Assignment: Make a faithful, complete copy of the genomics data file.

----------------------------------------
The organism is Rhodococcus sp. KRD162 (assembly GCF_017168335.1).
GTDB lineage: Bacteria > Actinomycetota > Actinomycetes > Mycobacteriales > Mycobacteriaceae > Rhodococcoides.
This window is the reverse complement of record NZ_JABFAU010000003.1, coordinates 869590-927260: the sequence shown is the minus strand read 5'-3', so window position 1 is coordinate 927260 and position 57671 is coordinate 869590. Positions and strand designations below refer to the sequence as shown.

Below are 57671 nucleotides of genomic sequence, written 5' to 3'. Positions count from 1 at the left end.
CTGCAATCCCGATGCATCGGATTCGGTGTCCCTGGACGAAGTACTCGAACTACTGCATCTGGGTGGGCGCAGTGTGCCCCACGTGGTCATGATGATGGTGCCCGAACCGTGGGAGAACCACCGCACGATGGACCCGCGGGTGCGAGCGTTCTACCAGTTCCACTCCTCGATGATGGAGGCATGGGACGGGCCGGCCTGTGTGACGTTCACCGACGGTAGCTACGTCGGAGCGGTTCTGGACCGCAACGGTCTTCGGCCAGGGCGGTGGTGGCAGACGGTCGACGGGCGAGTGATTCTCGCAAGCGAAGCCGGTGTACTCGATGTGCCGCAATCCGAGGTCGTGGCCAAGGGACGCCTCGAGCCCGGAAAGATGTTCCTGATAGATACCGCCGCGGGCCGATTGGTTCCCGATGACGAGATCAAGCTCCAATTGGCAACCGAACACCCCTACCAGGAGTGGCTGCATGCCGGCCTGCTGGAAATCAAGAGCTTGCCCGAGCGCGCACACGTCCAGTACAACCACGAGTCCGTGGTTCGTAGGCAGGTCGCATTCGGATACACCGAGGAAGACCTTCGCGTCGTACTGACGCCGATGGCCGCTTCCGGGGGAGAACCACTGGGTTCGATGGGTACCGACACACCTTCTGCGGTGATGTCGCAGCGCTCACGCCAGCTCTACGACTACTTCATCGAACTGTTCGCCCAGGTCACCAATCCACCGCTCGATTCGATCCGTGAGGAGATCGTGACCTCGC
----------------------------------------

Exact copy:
The organism is Rhodococcus sp. KRD162 (assembly GCF_017168335.1).
GTDB lineage: Bacteria > Actinomycetota > Actinomycetes > Mycobacteriales > Mycobacteriaceae > Rhodococcoides.
This window is the reverse complement of record NZ_JABFAU010000003.1, coordinates 869590-927260: the sequence shown is the minus strand read 5'-3', so window position 1 is coordinate 927260 and position 57671 is coordinate 869590. Positions and strand designations below refer to the sequence as shown.

Below are 57671 nucleotides of genomic sequence, written 5' to 3'. Positions count from 1 at the left end.
CTGCAATCCCGATGCATCGGATTCGGTGTCCCTGGACGAAGTACTCGAACTACTGCATCTGGGTGGGCGCAGTGTGCCCCACGTGGTCATGATGATGGTGCCCGAACCGTGGGAGAACCACCGCACGATGGACCCGCGGGTGCGAGCGTTCTACCAGTTCCACTCCTCGATGATGGAGGCATGGGACGGGCCGGCCTGTGTGACGTTCACCGACGGTAGCTACGTCGGAGCGGTTCTGGACCGCAACGGTCTTCGGCCAGGGCGGTGGTGGCAGACGGTCGACGGGCGAGTGATTCTCGCAAGCGAAGCCGGTGTACTCGATGTGCCGCAATCCGAGGTCGTGGCCAAGGGACGCCTCGAGCCCGGAAAGATGTTCCTGATAGATACCGCCGCGGGCCGATTGGTTCCCGATGACGAGATCAAGCTCCAATTGGCAACCGAACACCCCTACCAGGAGTGGCTGCATGCCGGCCTGCTGGAAATCAAGAGCTTGCCCGAGCGCGCACACGTCCAGTACAACCACGAGTCCGTGGTTCGTAGGCAGGTCGCATTCGGATACACCGAGGAAGACCTTCGCGTCGTACTGACGCCGATGGCCGCTTCCGGGGGAGAACCACTGGGTTCGATGGGTACCGACACACCTTCTGCGGTGATGTCGCAGCGCTCACGCCAGCTCTACGACTACTTCATCGAACTGTTCGCCCAGGTCACCAATCCACCGCTCGATTCGATCCGTGAGGAGATCGTGACCTCGC